Allianz HL final: Cork have the firepower to breach Waterford’s defence

Neither side admitting championship encounter will have any impact on their approach

If Cork can limit their influence, through Aidan Walsh (above), Séamus Harnedy and Mark Ellis in the central area Waterford’s challenge won’t run as smoothly. Photograph: Inpho

If Cork can limit their influence, through Aidan Walsh (above), Séamus Harnedy and Mark Ellis in the central area Waterford’s challenge won’t run as smoothly. Photograph: Inpho

 

Allianz Hurling League final
Cork v Waterford,
Semple Stadium, 3.30pm – It has been a notable aspect of Waterford’s feisty displays that they reach tomorrow’s Allianz Hurling League final with their defensive system intact. Trialled in a lower division to ensure competitiveness, it played a role in their promotion and more significantly in the defeat of higher-ranked teams, Galway and Tipperary. Had they been taken to the cleaners Waterford might have been burdened with doubts going into the championship.

Equally, neither of the Division One A teams played particularly well against them – surprisingly in Tipp’s case as they had been exposed to the supplemented defence in a couple of challenge matches before last month’s league semi-final and couldn’t claim to have been surprised.

But there’s been more to Waterford than simply a defensive system. Austin Gleeson and Tadhg de Búrca have been performing exceptionally in the half-back line and Pauric Mahony in attack has been relentlessly punishing frees.

Cork are still casting around for starting players. Aidan Ryan’s introduction from the blue as a full back illustrates both how badly Jimmy Barry-Murphy is missing the injured Chris Joyce and how all of the other candidates are better in a different position.

The question is out there: how will Waterford cope if opponents get a serious scoring run on them? Preliminary indicators in the semi-final were positive in that they unflinchingly absorbed Tipperary’s two early goals.

Cork have been a high-scoring team though. Curiously both counties had the same scoring total in their regulation fixtures – 9-113 each – but Cork’s aggregate was put together in the top division.

There is a sense about Cork that their forwards dance to their own music. Patrick Horgan has been supplying the usual substantial chunk of scores, mostly through his top-class free taking but Conor Lehane also chips in steady three- or four-point average and Séamus Harnedy too contributes significantly.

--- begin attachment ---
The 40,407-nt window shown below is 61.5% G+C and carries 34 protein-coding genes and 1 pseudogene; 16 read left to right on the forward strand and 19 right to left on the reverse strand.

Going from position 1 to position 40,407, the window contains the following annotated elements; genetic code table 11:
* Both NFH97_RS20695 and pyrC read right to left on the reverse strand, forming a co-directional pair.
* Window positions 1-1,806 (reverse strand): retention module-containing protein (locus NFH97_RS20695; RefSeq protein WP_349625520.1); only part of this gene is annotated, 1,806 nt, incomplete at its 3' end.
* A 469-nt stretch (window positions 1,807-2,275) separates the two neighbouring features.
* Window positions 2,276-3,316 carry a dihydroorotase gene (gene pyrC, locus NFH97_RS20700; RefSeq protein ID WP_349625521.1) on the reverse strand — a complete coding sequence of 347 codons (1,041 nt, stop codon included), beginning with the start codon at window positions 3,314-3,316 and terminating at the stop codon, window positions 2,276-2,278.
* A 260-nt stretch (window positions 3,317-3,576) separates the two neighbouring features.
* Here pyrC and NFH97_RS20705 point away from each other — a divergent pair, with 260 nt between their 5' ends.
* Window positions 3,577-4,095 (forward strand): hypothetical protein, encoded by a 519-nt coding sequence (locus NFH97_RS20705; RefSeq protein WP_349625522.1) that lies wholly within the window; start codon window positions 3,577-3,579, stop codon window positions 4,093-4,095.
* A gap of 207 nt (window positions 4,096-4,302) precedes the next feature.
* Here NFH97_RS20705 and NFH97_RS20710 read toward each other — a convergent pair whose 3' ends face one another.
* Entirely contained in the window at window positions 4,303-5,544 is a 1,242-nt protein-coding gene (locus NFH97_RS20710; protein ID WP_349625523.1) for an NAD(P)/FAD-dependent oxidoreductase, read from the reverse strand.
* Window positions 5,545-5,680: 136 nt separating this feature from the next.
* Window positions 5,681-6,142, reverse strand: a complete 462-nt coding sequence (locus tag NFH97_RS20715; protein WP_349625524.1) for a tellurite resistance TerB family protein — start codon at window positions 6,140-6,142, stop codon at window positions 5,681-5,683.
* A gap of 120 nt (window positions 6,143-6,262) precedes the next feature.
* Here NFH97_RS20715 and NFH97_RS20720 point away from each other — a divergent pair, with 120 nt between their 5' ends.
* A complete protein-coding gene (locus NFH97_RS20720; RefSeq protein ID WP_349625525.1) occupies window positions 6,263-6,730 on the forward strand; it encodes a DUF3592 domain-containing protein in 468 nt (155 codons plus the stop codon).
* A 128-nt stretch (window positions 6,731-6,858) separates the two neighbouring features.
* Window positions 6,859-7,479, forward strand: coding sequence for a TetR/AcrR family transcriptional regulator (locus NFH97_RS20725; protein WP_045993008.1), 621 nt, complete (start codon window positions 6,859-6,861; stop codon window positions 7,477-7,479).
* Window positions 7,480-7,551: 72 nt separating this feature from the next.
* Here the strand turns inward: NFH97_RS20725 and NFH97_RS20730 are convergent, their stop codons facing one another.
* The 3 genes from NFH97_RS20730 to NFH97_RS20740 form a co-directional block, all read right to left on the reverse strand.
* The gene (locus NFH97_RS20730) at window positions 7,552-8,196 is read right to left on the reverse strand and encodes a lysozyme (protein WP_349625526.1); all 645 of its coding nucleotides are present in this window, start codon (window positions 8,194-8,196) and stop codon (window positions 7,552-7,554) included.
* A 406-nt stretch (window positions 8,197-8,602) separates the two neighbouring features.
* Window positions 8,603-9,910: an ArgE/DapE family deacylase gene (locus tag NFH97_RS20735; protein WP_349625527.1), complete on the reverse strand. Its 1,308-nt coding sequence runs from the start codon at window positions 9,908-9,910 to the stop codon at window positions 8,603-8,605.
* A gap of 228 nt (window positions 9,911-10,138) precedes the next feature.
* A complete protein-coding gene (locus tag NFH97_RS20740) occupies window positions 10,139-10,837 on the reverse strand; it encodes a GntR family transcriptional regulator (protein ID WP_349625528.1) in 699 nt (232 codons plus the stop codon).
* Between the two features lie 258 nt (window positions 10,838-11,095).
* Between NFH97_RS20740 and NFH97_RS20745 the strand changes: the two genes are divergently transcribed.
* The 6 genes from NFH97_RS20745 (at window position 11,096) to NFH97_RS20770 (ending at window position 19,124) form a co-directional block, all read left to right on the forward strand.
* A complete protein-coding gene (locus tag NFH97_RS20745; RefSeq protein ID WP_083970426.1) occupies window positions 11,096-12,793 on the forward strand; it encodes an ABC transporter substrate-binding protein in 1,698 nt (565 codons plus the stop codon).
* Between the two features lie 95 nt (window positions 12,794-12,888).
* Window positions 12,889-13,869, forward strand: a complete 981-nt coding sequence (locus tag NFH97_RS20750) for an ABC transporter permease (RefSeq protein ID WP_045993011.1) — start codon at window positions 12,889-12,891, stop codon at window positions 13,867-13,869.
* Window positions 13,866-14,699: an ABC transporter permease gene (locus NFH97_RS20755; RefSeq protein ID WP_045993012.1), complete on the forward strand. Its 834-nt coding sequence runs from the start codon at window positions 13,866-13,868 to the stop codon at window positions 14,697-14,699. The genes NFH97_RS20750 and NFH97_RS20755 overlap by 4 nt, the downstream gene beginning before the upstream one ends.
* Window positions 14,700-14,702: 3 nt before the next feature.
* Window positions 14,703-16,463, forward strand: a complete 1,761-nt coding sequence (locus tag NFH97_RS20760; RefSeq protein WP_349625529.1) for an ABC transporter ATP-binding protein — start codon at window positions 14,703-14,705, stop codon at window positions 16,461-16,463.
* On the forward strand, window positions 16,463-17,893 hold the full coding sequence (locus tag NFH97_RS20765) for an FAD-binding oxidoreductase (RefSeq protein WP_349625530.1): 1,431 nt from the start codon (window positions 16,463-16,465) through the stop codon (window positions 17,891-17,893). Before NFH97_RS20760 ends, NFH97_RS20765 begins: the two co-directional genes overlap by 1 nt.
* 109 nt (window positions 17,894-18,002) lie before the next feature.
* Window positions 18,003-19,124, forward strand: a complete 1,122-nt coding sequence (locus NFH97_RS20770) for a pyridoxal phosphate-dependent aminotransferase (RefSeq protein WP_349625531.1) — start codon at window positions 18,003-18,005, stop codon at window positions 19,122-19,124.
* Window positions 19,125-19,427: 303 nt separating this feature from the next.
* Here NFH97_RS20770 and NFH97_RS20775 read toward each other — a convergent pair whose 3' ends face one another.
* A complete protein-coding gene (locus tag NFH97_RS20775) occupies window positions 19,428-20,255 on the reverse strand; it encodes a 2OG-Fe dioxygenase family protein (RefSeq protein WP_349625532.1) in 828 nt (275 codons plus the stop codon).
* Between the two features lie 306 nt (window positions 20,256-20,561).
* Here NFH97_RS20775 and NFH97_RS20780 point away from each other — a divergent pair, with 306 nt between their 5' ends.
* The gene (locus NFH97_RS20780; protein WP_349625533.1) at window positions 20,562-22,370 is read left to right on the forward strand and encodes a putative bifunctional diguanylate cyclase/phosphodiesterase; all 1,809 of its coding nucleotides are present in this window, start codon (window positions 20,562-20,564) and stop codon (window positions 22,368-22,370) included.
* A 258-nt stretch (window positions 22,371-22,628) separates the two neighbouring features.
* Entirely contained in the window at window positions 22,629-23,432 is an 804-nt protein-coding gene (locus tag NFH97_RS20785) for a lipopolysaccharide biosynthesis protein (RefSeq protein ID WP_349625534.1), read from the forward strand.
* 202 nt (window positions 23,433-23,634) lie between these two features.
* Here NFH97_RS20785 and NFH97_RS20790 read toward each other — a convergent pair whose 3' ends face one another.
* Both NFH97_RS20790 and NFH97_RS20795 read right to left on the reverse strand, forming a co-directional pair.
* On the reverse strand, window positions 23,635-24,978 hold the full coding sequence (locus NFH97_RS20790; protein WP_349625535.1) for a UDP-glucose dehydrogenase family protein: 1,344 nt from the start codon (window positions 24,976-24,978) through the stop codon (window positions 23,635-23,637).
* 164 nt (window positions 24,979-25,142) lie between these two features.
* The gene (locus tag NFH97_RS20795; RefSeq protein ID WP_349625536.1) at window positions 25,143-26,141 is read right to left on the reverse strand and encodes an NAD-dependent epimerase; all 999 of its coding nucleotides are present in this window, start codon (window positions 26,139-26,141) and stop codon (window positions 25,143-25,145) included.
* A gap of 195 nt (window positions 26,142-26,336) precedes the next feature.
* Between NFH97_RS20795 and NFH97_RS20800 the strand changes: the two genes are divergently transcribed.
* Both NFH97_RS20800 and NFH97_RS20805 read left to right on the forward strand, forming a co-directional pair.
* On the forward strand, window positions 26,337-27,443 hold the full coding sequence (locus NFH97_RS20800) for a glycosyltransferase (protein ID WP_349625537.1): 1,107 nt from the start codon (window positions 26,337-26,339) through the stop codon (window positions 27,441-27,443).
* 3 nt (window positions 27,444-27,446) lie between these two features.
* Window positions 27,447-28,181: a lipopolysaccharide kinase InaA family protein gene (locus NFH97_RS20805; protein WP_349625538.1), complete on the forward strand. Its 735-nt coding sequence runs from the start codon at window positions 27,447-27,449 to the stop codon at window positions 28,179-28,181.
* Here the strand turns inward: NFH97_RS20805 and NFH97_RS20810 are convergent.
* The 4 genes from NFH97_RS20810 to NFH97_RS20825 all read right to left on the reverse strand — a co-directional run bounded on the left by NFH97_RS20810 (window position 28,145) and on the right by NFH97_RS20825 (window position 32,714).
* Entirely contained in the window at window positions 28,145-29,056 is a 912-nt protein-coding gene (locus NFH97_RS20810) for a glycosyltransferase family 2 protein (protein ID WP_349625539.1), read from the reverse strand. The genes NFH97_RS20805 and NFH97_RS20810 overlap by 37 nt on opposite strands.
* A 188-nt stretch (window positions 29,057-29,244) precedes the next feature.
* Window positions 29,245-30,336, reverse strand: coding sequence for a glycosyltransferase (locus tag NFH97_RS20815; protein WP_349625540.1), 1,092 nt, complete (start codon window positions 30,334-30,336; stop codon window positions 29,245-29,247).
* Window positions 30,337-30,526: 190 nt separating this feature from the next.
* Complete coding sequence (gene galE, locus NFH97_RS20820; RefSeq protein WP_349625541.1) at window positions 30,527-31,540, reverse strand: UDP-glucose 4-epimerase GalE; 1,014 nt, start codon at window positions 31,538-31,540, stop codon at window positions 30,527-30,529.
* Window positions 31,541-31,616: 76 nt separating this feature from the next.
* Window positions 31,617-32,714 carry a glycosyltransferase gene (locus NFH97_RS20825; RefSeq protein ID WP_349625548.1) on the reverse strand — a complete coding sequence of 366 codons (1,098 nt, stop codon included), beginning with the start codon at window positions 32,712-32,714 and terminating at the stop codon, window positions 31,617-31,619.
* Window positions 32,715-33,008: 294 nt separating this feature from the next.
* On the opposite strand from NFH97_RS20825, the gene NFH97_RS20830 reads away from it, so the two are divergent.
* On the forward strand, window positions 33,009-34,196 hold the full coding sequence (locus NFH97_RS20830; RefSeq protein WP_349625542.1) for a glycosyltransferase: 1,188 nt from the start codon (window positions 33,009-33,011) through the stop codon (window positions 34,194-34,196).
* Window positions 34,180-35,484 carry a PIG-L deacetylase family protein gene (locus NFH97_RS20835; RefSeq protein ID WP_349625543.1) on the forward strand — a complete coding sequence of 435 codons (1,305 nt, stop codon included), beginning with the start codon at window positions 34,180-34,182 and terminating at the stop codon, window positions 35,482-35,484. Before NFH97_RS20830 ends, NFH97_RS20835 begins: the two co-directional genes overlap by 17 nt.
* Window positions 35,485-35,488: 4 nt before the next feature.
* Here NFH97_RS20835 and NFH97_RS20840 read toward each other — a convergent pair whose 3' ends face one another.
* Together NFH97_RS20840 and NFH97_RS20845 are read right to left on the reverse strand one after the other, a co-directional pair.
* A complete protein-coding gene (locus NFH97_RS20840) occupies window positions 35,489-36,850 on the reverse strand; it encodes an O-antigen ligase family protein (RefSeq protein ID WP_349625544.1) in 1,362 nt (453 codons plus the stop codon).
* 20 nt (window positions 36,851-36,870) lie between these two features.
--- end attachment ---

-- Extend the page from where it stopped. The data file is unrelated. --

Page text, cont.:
That ability to shoot points was invaluable in the semi-final, as Horgan kept the scoreboard ticking at a time when the team was being outplayed.

Will they get goals tomorrow? Tipperary showed it wasn’t impossible either through quick, early ball into the danger zone or fast, combination play creating the overlap and opening up the chance.

For all that the younger players have done exceptionally well for Waterford, they also rely on the veteran pair of Kevin Moran and Michael Walsh to add physical insistence and ball winning in the middle. If Cork can limit their influence, through Aidan Walsh, Harnedy and Mark Ellis in the central area Waterford’s challenge won’t run as smoothly.

Neither side is admitting that the upcoming championship encounter will have any impact on their approach to this but you wouldn’t know whether the odd thing might be held back but assuming it’s played largely on its merits it’s more likely that Cork will win.

Their ability to snipe scores almost regardless of the opposition will be harder to counter with even the most organised of defences.

WATERFORD: S O’Keeffe; S Fives, B Coughlan, N Connors; T de Búrca, A Gleeson, P Mahony; J Barron, M Shanahan; K Moran, P Mahony, J Dillon; S Bennett, M Walsh, Colin Dunford.

Verdict: Cork.

 

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